Scientists explain why naked mole-rats' longevity contradicts accepted aging theory
Dr. Chen Hou and his research collaborators have found an answer to the decades-old question of why naked mole-rats with high oxidative damage live 10 times longer than mice of comparative weight.
"The long lifespan of the East African naked mole-rats raises one of the most serious paradoxes in the study of aging," says Hou, an associate professor of biological sciences at Missouri S&T. "And geriatric researchers are asking if the oxidative stress theory is dead."
The widely accepted theory of aging is based on a negative correlation between oxidative stress and animal lifespan. This theory posits that aging occurs because of accumulated cellular damage caused by the byproducts of oxidative metabolism—or the way we burn oxygen to produce energy. When a certain threshold of oxidative damage is reached, animals will die.
"We've observed the correlation between damage level and lifespan is the dynamic process of damage accumulation, which is largely determined by the animal's growth and metabolism," says Hou. "Besides offering a simple explanation to the 'naked mole-rats paradox' that has puzzled scientists for years, our results provide a starting point for new comparative aging studies."
To explain the contradiction, the researchers developed a data-based theoretical model that estimates oxidative damage accumulation with age. Their model highlights a tradeoff between the metabolic energy cost of growth versus damage repair. The tested hypothesis is if animals expend too much energy on growth, less will be available to repair their oxidative damage, which will accumulate. It also suggests that high metabolism leads to faster damage accumulation.
The study illustrates that during growth, naked mole-rats expend more energy than mice, and by the end of their growth, have accumulated greater oxidative damage than mice. It also shows that during adulthood, the low metabolism of naked mole-rats significantly slows the speed of damage accumulation to less than that of mice.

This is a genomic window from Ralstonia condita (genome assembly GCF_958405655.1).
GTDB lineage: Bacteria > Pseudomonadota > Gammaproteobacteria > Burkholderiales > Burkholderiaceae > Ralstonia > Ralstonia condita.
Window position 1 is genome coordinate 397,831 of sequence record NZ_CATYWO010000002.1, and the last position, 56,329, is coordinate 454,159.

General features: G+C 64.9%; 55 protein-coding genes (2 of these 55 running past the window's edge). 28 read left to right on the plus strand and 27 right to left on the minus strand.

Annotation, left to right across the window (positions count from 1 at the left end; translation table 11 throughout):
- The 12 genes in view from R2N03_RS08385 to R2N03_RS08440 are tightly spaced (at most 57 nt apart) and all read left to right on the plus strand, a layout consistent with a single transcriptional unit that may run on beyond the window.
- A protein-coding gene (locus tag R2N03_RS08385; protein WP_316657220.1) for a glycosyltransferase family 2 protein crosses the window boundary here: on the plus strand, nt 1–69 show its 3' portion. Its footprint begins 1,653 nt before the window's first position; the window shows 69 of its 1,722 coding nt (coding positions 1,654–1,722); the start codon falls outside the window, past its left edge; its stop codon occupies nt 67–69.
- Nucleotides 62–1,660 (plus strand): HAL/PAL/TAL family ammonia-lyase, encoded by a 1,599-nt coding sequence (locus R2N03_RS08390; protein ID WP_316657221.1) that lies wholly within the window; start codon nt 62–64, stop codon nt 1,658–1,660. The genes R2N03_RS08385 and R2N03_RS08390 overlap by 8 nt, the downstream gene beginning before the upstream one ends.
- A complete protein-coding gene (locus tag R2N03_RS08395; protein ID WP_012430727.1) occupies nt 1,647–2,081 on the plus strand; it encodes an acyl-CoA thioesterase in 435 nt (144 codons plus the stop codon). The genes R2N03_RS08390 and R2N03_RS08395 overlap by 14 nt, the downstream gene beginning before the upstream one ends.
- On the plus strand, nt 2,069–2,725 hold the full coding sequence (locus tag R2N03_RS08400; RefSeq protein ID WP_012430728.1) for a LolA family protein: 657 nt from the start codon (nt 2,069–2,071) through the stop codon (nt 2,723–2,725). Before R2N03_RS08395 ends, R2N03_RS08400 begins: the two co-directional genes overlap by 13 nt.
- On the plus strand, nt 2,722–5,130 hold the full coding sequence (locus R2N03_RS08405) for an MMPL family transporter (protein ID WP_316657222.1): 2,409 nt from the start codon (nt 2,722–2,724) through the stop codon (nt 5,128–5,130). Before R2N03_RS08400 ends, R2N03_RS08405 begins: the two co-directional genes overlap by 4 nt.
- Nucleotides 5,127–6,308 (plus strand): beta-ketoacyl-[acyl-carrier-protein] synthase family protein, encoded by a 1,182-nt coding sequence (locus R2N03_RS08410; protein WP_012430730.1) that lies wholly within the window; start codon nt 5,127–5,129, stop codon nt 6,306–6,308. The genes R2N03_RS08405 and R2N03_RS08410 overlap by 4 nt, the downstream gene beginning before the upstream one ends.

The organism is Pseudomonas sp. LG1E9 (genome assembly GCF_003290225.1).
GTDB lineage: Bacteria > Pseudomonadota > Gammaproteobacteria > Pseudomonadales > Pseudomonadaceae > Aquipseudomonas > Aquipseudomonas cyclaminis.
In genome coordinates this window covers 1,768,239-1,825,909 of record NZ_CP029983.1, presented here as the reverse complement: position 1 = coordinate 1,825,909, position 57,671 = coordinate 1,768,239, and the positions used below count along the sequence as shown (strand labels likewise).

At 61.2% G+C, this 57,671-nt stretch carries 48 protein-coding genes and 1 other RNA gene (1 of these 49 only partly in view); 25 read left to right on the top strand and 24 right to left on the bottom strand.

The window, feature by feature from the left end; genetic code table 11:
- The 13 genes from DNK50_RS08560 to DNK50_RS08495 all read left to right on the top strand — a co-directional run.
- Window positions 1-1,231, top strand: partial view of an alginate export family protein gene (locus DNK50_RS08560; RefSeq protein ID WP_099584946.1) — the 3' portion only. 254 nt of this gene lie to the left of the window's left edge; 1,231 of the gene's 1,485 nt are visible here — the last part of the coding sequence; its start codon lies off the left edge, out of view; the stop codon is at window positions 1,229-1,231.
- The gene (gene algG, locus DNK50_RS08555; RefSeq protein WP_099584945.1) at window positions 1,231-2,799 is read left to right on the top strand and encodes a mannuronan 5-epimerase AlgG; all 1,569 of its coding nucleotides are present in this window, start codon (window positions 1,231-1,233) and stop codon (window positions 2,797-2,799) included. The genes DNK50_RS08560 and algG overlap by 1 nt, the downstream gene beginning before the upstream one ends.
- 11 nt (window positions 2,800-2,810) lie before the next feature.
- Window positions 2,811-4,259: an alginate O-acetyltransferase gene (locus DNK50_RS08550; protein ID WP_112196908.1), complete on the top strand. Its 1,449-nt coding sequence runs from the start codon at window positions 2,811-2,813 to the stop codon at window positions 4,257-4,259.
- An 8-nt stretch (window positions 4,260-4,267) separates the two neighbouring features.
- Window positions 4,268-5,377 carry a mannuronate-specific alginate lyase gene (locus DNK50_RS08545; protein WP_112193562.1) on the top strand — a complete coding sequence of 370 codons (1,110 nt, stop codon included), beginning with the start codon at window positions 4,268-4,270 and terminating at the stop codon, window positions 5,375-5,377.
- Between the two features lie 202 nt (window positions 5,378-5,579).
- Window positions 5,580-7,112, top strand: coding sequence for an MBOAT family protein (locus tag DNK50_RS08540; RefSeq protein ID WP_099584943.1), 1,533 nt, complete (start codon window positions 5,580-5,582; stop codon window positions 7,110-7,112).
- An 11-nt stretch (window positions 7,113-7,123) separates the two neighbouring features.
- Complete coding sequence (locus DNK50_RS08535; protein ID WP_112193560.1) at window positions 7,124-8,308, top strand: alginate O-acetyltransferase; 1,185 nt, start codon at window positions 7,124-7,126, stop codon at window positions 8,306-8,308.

Hou says that this observation led to his hypothesis that mice have lower oxidative damage than naked mole-rats for a large portion of their life, but the oxidative damage of mice will reach the threshold sooner than naked mole-rats, which causes them to die sooner. Hou calls it "the simple answer to the paradox."
Hou says the discovery that a large portion of the lifetime oxidative damage accumulates during growth is especially important for large species, including humans, due to their long growth periods.
"If our hypothesis is proven, the model can become a theoretical framework to learn how differences in children's developmental traits—such as growth rate, birth-to-adult weight ratio, and the energetic cost of biosynthesis—will affect their adult health and lifespan," says Hou.
Hou is corresponding author and co-investigator of the project with Wenyun Zao, a basic life research scientist at Stanford University, and Xialong Tang, a lecturer in the Institute of Biochemistry and Molecular Biology at Lanzhou University in Lanzhou, China. The paper, titled "Why Naked Mole-Rats Have High Oxidative Damage but Live a Long Life: a Simple Explanation Based on the Oxidative Stress Theory of Aging," was published in the Hapres journal, Advances in Geriatric Medicine and Research on Jan. 7.